Those are all I can think of at the moment. But I do have some great stories of visiting some Moroccan homes over the holidays. I was invited to the home of my host for the end of Hajj to the ram sacrifice. It was an honor to be invited. And I can concur that the families here that I know best are incredibly close knit, with the grandmother and even some cousins living in the same home with them. They all eat together often. The family are wealthy so they do enjoy more westernized furniture. But even so, they do have one part of the home that is quite traditional with a tea service area on the floor with cushions and very traditional antique tea service.

Thanks to the others for sharing your experiences.

In kindness,

Raelinn

It sounds like your experience here Raelinn has not only been enlightening but as well a really great experience.  I have as well been awakened by some of the family values exercised in Morocco.  I would agree that often people from Western countries paint all Muslim countries with the same brush.  Meaning that they don't decipher the difference between the middle east and north Morocco.  I have as well noticed that at times expats will become frustrated with the fact that they are being offered a price at twice that of which the item would usually be sold.  It often has not to do with their skin color but the fact that they are not local.  I have seen the same being done here in Casablanca when a customer with a Tangier accent is proposed a price.  That being said, effectively all vendors ask a somewhat exaggerated price of their customers in expectation of the negotiation to come.  Of which I've seen all of the above in NY city.

Salamu alaykum all,

How about this rain today, Marrakech. :)

Personally, I underestimated the importance of family to Moroccans before living here. I have a much greater appreciation and respect for family relationships and the importance of emotional and financial support systems. My lovely grandmother in the U.S., who has multiple grown capable children, lives in a nursing home where nobody visits or calls. This is not something I can imagine occurring here, which I really appreciate. I don't catch up with family as often as people would expect here. People also immediately ask about my family, which was new and strange for me. Labas, keydeira, colshi behir, l'ila behir, saha behir?? So nice.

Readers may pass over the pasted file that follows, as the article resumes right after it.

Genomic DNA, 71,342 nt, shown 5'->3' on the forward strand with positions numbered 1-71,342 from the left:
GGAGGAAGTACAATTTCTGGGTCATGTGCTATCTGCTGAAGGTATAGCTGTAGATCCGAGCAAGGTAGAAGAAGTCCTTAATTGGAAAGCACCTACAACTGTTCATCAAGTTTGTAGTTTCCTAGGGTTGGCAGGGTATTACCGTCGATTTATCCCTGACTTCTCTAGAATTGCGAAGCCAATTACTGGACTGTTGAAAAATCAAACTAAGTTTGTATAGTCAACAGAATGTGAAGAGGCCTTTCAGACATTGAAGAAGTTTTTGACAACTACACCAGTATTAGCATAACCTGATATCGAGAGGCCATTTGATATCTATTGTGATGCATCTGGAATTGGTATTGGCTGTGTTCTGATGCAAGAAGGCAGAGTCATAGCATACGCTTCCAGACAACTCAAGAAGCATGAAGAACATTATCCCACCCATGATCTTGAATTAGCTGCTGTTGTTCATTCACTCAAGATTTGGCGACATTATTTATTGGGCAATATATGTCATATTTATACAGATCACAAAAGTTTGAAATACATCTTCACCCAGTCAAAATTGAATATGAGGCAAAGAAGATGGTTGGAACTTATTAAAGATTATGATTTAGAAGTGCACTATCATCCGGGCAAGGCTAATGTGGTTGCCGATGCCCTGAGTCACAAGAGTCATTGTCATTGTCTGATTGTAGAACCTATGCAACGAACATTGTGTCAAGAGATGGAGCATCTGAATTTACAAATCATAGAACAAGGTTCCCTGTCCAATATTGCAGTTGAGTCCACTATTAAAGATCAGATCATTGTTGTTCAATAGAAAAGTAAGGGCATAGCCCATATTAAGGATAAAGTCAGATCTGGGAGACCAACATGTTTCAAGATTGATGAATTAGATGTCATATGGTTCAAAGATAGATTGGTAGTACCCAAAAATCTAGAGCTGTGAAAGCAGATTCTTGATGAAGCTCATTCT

Before living here I didn't really grasp the language differences in Morocco and it still fascinates me. I thought everyone at least shared one common language. But I've met Moroccans who only speak French at home and feel very connected to French culture and whose children don't speak fluent Arabic. I know Moroccans who don't speak a lick of French past some words they remember from school days. And I know Moroccans who speak four or five languages. I've met a couple Berber folks who only spoke Amazigh and some Arabic. Being an American whose friends and family, sadly, are impressed that I fluently know just one other language (ha!), it's humbling the number of languages spoken here, the effort made by others to learn a little of other languages, and the effort made to communicate and understand. There are so many layers to people's rich Moroccan identities and different communities, and things that could separate them, but it doesn't seem to be such a big deal to Moroccans. Makein moshkil.